Thursday, 25 August 2011

Can a woman have it all?

I went to a school where we were told to reach for the sky. There were no more barriers for women. You could get married, have children and still reach dizzying heights of professional success. If you tried hard enough, the world would be yours. I have believed this all my life. I now realise that, whilst combining these three things is still possible, it is pretty damn hard. Discovering that these things were not in fact my birthright was a bit of a shock.

I am still hoping against the odds to do all three. I am however discouraged by the realisation that I may have made a strategic error in my selection of a husband. Not that I don’t love my husband – far from it – but his alpha male ambition is a bit of a hindrance.   What you really need is a husband willing to take a secondary role, be able to pick the kids up from school every day, and take a day off when they are sick. The mistake ambitious women make is not having children, but marrying a similarly ambitious man. I ponder this issue as I contemplate my husband’s unexpected departure to Benghazi in a few days time (a career booster) and my month home alone with the boys. But the truth is that I don’t want to go to Benghazi right now (or possibly ever), I would be miserable if I did not look after my boys at this early stage of their life. And therein lies the rub – I want to raise my own children, and do it well. But I also don’t want to give up my career. So whilst I hate to admit it, perhaps the alpha husband isn’t the main issue.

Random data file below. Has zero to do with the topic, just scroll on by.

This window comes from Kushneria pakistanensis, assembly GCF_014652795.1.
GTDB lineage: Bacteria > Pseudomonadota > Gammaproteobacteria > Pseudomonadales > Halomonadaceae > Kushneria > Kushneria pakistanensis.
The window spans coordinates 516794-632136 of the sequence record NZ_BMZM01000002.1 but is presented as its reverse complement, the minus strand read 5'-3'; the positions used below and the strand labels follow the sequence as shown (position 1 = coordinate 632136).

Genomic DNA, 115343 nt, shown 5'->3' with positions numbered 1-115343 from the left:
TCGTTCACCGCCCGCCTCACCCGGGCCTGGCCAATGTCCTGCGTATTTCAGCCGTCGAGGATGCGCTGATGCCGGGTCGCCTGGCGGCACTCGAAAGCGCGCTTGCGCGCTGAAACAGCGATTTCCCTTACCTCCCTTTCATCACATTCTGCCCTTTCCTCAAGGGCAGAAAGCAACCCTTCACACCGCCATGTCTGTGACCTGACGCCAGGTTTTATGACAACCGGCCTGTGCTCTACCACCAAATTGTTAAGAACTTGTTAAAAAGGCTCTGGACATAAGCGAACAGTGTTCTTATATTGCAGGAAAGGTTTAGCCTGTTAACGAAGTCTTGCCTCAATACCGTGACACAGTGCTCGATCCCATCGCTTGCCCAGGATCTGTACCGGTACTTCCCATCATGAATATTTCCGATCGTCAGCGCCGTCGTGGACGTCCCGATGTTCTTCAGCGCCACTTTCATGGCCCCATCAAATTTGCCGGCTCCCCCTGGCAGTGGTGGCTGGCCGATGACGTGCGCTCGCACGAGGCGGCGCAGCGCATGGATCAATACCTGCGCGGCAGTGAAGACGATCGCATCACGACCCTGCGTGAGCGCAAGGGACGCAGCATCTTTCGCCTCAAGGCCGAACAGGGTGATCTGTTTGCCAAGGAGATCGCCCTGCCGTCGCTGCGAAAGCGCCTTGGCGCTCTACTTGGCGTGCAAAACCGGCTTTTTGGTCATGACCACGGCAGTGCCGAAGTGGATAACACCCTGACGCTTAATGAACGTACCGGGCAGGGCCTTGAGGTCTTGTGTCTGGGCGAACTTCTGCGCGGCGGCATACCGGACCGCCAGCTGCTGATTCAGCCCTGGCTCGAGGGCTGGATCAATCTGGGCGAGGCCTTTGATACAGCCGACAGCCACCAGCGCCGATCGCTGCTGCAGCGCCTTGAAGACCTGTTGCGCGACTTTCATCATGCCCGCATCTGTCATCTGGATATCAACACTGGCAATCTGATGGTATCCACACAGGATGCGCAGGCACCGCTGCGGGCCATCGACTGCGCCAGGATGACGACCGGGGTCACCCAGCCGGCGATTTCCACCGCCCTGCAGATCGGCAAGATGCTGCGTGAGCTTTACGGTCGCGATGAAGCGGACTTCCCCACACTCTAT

To do really well professionally means competing with people without children, or those with stay at home wives. So in the end it comes down to a question of time. Part-time work, flexitime all sound great, but there are only so many hours in the day, and if you can devote less of your time than your competitors then they will eventually pull ahead. Professional success and being a mother will only sit well together if unpaid leave, part-time work and flexitime in high profile professions become a non-damaging (in career terms) thing to do.  And that means they need to be a normal thing for successful men to do, not just something women do whilst trying to juggle work and a family.

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